My sister was at work today, so this morning I went to the hospital on my own. It’s a 45-minute walk or thereabouts, but it was OK because it was a beautiful day – clear and crisp and bright and ballsy, like the face of an enchanting woman in an ill-fated dream.

My mum was asleep when I got there, as she was throughout last night’s visit. Indeed, doctors are concerned that she’s becoming a little overly reliant on the morphine, and consequently sleeping too much, so they’ve taken away her self-dosing clicker. They’re also concerned that she’s suffering a little too much pain in her stomach so they’re going to give her another scan this afternoon. They’re worried she may still have some peritonitis.

In the meantime, she’s in and out of consciousness, but mostly sleeping.

During one short period of lucidity, we had this exchange:

‘Am I in a lunatic asylum?’

‘No, you’re just in hospital. Does it feel like a lunatic asylum?’

She nodded.

‘Some good news. Carole [my other sister] is coming up tomorrow.’

‘Another lunatic.’

Later, on coming round again, I asked her how she was feeling.

‘I feel like I’m in a lunatic asylum.’

‘You’re not, I promise. Trust me.’


Then she started singing, in a deep croak, like a severely opiated Deirdre Barlow, ‘Trust in me,’ her tubed-up arm moving like a snake.

Then they kicked me out to examine her wound again. Then things became annoying.

Basically it went like this:

Ten minutes passed.

DOCTOR: You can go back in now.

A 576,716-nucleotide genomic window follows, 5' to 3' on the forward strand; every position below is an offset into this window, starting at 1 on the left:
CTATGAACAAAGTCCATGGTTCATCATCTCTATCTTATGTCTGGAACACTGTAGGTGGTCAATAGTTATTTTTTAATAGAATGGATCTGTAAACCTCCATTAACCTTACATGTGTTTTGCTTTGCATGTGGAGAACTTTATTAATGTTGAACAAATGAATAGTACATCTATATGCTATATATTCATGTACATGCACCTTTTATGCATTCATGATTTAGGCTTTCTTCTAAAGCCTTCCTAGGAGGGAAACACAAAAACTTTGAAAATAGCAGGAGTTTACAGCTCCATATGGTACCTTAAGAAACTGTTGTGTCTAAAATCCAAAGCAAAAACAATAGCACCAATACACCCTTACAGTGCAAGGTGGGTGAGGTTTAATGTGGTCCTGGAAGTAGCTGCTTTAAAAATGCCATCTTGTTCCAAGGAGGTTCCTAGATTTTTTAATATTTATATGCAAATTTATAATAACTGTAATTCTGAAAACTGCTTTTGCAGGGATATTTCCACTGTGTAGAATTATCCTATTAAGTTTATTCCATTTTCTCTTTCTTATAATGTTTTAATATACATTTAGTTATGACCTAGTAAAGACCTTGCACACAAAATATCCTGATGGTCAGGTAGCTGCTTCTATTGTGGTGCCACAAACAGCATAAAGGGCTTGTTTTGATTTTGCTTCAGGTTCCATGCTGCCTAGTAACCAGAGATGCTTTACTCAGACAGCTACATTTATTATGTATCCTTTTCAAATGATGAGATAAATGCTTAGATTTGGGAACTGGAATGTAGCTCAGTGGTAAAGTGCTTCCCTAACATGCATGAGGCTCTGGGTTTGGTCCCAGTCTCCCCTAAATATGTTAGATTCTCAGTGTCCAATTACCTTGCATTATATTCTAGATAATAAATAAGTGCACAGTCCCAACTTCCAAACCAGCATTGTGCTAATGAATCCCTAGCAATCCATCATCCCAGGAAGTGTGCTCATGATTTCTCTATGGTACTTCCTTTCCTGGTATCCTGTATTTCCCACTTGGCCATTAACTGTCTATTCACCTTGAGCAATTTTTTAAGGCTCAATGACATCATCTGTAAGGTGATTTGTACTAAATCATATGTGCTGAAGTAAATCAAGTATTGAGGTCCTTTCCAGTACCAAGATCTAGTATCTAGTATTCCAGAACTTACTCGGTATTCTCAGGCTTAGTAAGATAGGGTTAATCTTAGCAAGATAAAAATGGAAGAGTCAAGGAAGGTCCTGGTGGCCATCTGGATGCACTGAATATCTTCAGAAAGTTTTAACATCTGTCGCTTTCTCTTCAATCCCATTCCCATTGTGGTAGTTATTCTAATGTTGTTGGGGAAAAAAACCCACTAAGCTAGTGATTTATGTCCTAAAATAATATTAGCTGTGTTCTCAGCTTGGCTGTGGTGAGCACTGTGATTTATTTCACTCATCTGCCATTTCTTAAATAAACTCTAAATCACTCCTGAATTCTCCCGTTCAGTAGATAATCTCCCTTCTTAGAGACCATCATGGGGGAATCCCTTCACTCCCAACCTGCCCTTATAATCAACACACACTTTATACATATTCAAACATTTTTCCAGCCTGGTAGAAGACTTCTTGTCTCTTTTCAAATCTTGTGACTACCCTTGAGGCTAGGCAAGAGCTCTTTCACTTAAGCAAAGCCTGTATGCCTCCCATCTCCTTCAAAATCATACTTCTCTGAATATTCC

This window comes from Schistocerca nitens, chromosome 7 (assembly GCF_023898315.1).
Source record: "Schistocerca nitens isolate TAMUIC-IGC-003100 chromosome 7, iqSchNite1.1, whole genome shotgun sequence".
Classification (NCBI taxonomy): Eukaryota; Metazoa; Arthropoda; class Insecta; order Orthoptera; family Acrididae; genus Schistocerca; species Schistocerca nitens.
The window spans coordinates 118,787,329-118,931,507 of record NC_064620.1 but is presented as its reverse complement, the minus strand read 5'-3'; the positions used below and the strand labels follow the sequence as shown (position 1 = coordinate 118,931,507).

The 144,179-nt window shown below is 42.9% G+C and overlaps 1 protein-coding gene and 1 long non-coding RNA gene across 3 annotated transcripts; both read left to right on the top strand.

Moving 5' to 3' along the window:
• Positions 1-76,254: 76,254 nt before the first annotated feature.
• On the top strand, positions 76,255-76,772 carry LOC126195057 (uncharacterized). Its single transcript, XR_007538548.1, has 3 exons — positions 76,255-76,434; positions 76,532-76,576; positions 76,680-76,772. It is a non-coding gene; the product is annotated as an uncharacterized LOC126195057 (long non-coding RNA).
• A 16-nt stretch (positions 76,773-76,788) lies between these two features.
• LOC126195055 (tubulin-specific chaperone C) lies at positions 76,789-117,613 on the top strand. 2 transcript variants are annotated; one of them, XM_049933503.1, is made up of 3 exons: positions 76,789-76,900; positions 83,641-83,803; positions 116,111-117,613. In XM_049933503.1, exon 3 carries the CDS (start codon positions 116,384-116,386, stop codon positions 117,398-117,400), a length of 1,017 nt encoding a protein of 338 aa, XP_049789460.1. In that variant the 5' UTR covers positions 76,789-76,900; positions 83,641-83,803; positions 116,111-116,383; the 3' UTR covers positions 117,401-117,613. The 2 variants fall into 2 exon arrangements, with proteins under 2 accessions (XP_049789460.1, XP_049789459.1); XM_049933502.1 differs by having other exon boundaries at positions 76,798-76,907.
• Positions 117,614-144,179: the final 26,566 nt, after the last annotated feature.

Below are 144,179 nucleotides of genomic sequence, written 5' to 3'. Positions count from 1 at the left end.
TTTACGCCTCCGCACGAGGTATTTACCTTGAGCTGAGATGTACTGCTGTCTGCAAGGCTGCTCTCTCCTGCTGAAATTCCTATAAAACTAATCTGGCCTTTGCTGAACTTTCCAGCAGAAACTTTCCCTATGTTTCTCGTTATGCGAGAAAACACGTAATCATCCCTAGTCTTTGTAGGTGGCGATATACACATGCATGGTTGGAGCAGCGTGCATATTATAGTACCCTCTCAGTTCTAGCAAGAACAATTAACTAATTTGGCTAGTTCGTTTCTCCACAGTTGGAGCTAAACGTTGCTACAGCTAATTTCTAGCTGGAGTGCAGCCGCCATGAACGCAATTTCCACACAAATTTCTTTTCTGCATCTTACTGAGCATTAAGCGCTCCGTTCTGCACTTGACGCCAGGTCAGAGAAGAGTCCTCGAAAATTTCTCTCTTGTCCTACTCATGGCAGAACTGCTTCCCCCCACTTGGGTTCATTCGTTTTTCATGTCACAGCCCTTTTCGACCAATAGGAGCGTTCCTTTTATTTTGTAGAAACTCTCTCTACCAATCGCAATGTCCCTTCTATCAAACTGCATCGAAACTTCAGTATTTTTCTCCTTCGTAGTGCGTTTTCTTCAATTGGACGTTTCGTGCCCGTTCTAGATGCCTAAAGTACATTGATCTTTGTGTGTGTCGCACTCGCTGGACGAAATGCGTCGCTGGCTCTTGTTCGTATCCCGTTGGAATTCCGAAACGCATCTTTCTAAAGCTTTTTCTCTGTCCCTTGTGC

I went back in.

MALE NURSE: Please wait outside. I’ll come and get you when we’re ready.

I went back out.

Fifteen minutes passed.

FEMALE NURSE: You can go back in now.

I went back in.

SAME MALE NURSE: Please wait outside. I will come and get you.

My mouth fell open.

FEMALE NURSE: Sorry. My fault. I told him to come back in.

Twenty minutes passed.

FEMALE NURSE: Sorry. He forgot to come and get you. He asked me to apologise.

Visiting hours were over by then. As was the beautiful day. I collected my bag, said goodbye to my mum and left the hospital in a vicious hailstorm.

And for a while there, I’ll be honest, I was feeling fucking tense.

But it passed.

We all make mistakes.

We all have our off-days.

Mum’s scan is at 4.

Fingers crossed.

About the Author

I am Karl Webster. I wrote these words. If you liked them, you’ll be overjoyed to know that there are plenty more where they came from. So you should definitely sign up to my newsletter if you haven’t already.

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